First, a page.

Diabetes mellitus (%) 255 (5.3) 353 (8.3) <0.001 150 (2.2) 158 (10.4) <0.001
Hypertension (%) 719 (14.9) 972 (22.9) <0.001 572 (8.5) 422 (27.8) <0.001
Smoking (%) 1,585 (32.8) 1,577 (37.1) <0.001 335 (5.0) 37 (2.4) <0.001
Metabolic syndrome (%) 648 (13.4) 1,695 (39.9) <0.001 591 (8.8) 695 (45.7) <0.001

The data are given as means ± standard deviation.

NAFLD, nonalcoholic fatty liver disease; SBP, systolic blood pressure; DBP, diastolic blood pressure; AST, aspartate aminotransferase; ALT, alanine aminotransferase.

Table 2.
Comparison of baseline characteristics relative to total bilirubin quartile in men
Quartile 1* (n=1,916) Quartile 2 (n=2,087) Quartile 3 (n=3,218) Quartile 4 (n=1,855) P value
Age (yr) 51.4±12.4 50.5±11.5 49.6±11.3 48.8±11.0 <0.001
Body mass index (kg/m2) 24.5±2.8 24.6±2.7 24.4±2.7 24.2±2.8 <0.001
Waist circumference (cm) 88.3±7.7 88.3±7.1 87.5±7.1 87.0±7.3 <0.001
SBP (mm Hg) 120.1±15.4 120.3±14.7 119.9±14.9 119.8±14.5 0.718
DBP (mm Hg) 78.6±11.2 79.1±11.0 79.4±11.1 79.1±10.9 0.076
AST (IU/L) 24.2±10.1 24.7±9.7 25.0±12.1 25.7±11.7 0.001
ALT (IU/L) 29.8±19.9 30.0±19.4 29.5±20.6 30.3±24.1 0.600
Cholesterol (mg/dL) 190.2±33.5 192.2±32.0 192.9±32.2 191.9±31.6 0.036
Fasting glucose (mg/dL) 104.2±23.5 101.3±19.0 100.6±19.3 98.3±17.1 <0.001
Diabetes mellitus (%) 220 (11.5) 142 (6.8) 173 (5.4) 73 (3.9) <0.001
Hypertension (%) 407 (21.2) 411 (19.7) 581 (18.1) 292 (15.7) <0.001
Smoking (%) 809 (42.2) 791 (37.9) 1034 (32.1) 528 (28.5) <0.001
Metabolic syndrome (%) 623 (32.5) 589 (28.2) 752 (23.4) 379 (20.4) <0.001
NAFLD prevalence (%) 963 (50.3) 1,056 (50.6) 1,447 (45.0) 782 (42.2) <0.001

The data are given as means ± standard deviation (SD).

* Total bilirubin quartile 1, ≤0.8 mg/dL; quartile 2, 0.9-1.0 mg/dL; quartile 3, 1.1-1.4 mg/dL; and quartile 4, ≥1.5 mg/dL.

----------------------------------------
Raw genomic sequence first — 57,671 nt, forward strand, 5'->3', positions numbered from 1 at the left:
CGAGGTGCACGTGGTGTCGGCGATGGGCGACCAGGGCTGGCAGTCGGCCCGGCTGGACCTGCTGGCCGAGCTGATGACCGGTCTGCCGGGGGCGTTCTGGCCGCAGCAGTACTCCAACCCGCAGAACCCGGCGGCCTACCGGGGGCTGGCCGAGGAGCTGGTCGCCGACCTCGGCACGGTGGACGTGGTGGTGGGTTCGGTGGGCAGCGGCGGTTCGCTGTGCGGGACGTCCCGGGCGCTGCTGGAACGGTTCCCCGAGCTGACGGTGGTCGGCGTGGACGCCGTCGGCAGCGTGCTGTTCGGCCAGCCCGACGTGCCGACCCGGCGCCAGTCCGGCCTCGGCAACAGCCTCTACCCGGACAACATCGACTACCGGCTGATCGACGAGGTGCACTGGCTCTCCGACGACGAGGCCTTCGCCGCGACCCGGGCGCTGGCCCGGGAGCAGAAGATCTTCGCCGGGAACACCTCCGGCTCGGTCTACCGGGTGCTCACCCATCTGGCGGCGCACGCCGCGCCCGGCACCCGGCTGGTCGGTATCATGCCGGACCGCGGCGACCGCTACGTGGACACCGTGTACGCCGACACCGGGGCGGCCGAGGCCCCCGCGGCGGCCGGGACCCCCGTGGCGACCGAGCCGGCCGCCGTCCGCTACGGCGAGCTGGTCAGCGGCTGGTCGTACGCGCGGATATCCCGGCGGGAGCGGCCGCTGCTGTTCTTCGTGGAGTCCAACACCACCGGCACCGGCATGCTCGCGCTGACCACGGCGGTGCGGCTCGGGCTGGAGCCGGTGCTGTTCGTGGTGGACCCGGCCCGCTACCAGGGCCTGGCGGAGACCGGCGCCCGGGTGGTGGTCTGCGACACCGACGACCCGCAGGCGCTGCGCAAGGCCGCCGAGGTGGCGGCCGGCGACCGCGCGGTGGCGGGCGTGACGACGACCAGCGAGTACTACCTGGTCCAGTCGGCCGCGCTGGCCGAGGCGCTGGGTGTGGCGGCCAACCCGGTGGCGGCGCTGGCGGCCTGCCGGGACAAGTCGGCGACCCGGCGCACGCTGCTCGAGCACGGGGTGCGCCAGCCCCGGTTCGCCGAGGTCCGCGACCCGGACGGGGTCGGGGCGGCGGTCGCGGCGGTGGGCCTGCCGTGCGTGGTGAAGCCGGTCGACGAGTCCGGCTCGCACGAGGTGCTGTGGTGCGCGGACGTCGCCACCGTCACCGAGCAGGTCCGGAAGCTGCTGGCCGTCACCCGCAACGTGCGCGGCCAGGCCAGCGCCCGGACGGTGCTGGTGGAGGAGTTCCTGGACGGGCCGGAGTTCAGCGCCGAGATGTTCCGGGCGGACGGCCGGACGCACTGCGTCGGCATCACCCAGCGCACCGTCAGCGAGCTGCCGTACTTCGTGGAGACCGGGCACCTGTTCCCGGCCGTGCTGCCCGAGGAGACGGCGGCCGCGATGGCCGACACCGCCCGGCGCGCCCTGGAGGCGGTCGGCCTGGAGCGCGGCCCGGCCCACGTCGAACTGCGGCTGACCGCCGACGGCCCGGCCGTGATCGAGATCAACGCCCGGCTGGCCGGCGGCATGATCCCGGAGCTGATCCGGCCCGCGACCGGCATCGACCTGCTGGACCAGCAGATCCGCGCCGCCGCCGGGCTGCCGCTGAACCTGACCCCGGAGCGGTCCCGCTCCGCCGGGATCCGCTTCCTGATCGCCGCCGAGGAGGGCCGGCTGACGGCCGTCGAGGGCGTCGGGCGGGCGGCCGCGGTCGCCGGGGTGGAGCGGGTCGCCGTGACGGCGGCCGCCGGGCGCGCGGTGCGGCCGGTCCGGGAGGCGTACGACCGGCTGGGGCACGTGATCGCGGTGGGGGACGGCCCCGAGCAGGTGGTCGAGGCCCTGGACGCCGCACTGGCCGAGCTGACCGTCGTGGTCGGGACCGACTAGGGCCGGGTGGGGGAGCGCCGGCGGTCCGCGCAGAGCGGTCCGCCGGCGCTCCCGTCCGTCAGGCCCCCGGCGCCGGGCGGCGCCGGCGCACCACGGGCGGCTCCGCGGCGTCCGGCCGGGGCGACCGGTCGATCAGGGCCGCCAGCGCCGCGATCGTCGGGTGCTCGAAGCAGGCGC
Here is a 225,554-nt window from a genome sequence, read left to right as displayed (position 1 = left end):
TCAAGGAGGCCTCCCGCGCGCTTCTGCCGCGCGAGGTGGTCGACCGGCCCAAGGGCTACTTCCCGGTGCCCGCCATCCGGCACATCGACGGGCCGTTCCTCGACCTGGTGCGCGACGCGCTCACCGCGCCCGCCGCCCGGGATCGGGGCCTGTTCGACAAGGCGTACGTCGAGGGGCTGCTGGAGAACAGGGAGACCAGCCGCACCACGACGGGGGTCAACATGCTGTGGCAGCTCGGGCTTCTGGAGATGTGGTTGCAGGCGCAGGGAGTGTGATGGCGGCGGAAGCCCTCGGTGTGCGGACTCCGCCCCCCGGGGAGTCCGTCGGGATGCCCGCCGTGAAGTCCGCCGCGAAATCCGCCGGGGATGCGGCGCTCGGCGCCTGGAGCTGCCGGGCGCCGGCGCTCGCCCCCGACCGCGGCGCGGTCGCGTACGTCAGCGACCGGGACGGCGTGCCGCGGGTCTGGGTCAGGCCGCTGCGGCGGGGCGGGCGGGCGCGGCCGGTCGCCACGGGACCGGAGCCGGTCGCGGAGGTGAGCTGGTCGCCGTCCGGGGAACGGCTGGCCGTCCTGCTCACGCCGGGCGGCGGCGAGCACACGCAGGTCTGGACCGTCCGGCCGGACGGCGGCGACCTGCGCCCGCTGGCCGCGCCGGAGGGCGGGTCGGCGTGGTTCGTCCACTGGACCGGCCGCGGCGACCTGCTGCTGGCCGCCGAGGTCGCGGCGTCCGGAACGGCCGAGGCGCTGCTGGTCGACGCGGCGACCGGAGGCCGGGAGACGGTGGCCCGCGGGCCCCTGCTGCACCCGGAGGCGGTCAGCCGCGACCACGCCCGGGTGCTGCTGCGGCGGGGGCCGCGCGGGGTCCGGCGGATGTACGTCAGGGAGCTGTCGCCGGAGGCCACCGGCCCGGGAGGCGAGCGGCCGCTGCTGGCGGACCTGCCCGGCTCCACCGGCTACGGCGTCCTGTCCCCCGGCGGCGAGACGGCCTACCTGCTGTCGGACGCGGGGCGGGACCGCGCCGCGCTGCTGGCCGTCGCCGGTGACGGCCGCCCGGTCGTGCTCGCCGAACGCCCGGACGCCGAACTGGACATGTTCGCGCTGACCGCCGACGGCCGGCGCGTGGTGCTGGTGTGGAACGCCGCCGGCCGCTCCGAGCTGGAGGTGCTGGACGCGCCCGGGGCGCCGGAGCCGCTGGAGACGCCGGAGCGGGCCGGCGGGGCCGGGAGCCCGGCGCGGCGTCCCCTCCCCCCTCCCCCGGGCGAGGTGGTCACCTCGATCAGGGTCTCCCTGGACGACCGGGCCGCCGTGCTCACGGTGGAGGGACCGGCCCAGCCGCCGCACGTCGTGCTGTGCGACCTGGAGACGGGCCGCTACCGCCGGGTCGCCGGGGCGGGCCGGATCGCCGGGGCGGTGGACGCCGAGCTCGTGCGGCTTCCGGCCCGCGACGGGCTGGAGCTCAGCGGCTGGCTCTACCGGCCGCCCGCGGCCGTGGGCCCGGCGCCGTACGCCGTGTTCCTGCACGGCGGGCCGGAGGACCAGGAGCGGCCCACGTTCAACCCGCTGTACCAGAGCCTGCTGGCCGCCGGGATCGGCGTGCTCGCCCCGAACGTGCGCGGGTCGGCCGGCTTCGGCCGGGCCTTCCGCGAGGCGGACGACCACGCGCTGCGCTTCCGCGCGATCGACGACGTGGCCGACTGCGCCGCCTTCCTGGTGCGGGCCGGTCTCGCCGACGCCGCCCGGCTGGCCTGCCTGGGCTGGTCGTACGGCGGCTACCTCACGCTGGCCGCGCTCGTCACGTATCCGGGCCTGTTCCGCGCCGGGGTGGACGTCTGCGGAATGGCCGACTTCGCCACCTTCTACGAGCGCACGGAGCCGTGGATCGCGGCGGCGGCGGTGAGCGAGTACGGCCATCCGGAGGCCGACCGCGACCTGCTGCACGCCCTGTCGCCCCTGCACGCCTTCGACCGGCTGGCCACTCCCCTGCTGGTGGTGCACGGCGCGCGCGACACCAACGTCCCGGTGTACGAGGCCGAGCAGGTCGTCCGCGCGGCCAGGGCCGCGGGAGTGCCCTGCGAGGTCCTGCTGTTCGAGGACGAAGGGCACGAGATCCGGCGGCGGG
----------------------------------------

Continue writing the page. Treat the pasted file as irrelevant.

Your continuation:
SBP, systolic blood pressure; DBP, diastolic blood pressure; AST, aspartate aminotransferase; ALT, alanine aminotransferase; NAFLD, non-alcoholic fatty liver disease.

Table 3.
Comparison of baseline characteristics relative to total bilirubin quartile in women
*Quartile 1 (n=1,424) Quartile 2 (n=2,578) Quartile 3 (n=2,062) Quartile 4 (n=2,208) P value
Age (years) 48.8±11.8 49.7±11.4 49.1±11.3 47.3±11.3 <0.001
Body mass index (kg/m2) 22.28±2.92 22.34±3.00 22.02±2.81 21.68±2.75 <0.001
Waist circumference (cm) 81.9±8.3 82.0±8.4 81.0±8.1 80.0±8.1 <0.001
SBP (mm Hg) 113.0±16.6 113.7±17.1 112.6±16.5 111.8±15.8 0.001
DBP (mm Hg) 70.4±11.5 71.3±11.6 70.8±11.6 70.5±11.2 0.055
AST (IU/L) 21.4±10.5 21.2±12.7 21.1±6.8 21.2±7.4 0.880
ALT (IU/L) 18.7±12.3 18.7±17.3 18.4±10.0 18.4±11.6 0.732
Cholesterol (mg/dL) 184.7±32.0 190.8±33.6 191.2±33.8 189.6±34.5 0.036
Fasting glucose (mg/dL) 93.9±13.3 93.9±13.5 93.6±15.0 91.6 ± 11.7 <0.001
Diabetes mellitus (%) 58 (4.1) 108 (4.2) 67 (3.2) 75 (3.4) 0.262
Hypertension (%) 172 (12.1) 332 (12.9) 253 (12.3) 237 (10.7) 0.146
Smoking (%) 78 (5.5) 120 (4.7) 85 (4.1) 89 (4.0) 0.163
Metabolic syndrome (%) 280 (19.7) 462 (17.9) 290 (14.1) 254 (11.5) <0.001
NAFLD prevalence (%) 310 (21.8) 509 (19.7) 358 (17.4) 343 (15.5) <0.001

The data are given as means ± standard deviation (SD).

* Total bilirubin quartile 1, ≤0.6 mg/dL; quartile 2, 0.7-0.8 mg/dL; quartile 3, 0.9-1.0 mg/dL; and quartile 4, ≥1.1 mg/dL.

SBP, systolic blood pressure; DBP, diastolic blood pressure; AST, aspartate aminotransferase; ALT, alanine aminotransferase; NAFLD, non-alcoholic fatty liver disease.

Table 4.
Univariate and multivariate ORs of risk factors for the presence of NAFLD relative to the spectrum of total bilirubin levels
Age- and sex-adjusted
Multivariate model*
Total bilirubin quartiles OR 95% CI P value OR 95% CI P value OR 95% CI P value
Quartile 1 1 <0.001 1 <0.001 1 <0.001
Quartile 2 0.82 0.75-0.90 <0.001 0.97 0.88-1.07 0.516 0.92 0.82-1.03 0.146
Quartile 3 0.84 0.77-0.92 <0.001 0.81 0.74-0.89 <0.001 0.83 0.75-0.93 0.001
Quartile 4 0.62 0.56-0.69 <0.001 0.74 0.66-0.82 <0.001 0.80 0.71-0.90 <0.001

* The multivariate model was adjusted for age, sex, body mass index, waist circumference, smoking, total cholesterol, hypertension and diabetes.

P value for the test of trend of odds.

NAFLD, nonalcoholic fatty liver disease; OR, odds ratio; CI, confidence interval.